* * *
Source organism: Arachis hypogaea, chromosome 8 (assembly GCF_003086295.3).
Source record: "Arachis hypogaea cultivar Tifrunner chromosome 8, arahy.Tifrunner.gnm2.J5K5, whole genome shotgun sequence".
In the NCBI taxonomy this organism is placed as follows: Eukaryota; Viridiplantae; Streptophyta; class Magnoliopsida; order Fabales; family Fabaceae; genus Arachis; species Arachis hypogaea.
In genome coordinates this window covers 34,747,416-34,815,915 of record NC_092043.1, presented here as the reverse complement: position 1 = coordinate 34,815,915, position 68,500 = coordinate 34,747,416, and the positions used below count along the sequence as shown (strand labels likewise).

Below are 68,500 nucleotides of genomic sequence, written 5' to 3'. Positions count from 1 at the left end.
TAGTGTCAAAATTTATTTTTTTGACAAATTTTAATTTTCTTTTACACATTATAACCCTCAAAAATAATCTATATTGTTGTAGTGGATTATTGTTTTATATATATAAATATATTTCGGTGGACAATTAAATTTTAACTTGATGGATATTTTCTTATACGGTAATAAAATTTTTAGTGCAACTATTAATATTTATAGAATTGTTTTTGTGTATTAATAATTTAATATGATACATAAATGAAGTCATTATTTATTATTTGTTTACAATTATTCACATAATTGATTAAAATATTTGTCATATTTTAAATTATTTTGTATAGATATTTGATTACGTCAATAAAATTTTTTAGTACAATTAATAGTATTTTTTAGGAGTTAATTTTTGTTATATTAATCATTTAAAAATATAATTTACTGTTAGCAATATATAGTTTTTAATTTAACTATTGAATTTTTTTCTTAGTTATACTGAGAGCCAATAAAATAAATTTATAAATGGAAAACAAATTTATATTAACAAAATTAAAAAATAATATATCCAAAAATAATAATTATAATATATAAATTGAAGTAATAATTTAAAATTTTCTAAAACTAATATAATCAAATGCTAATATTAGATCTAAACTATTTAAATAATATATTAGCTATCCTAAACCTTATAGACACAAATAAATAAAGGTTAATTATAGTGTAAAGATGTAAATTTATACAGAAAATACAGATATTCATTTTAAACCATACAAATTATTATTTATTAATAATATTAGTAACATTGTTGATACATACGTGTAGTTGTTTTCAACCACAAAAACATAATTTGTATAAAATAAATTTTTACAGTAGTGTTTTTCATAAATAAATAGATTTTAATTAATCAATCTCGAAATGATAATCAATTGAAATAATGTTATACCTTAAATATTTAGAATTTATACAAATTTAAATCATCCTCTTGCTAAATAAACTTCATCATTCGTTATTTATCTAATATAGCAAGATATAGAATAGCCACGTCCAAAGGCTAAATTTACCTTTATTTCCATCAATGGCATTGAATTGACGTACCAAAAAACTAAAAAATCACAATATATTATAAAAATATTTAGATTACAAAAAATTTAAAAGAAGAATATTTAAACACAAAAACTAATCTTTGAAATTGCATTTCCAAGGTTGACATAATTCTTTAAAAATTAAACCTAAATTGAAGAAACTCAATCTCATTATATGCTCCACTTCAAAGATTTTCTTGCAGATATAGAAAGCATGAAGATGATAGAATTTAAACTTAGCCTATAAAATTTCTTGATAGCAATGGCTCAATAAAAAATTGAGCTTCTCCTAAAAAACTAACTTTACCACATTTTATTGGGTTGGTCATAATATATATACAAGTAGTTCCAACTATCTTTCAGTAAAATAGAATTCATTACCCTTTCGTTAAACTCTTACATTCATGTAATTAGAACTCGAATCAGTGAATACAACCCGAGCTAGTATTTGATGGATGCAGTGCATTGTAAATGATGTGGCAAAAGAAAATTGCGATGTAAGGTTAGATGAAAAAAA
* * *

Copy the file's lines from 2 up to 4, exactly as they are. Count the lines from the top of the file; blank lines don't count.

Source record: "Arachis hypogaea cultivar Tifrunner chromosome 8, arahy.Tifrunner.gnm2.J5K5, whole genome shotgun sequence".
In the NCBI taxonomy this organism is placed as follows: Eukaryota; Viridiplantae; Streptophyta; class Magnoliopsida; order Fabales; family Fabaceae; genus Arachis; species Arachis hypogaea.
In genome coordinates this window covers 34,747,416-34,815,915 of record NC_092043.1, presented here as the reverse complement: position 1 = coordinate 34,815,915, position 68,500 = coordinate 34,747,416, and the positions used below count along the sequence as shown (strand labels likewise).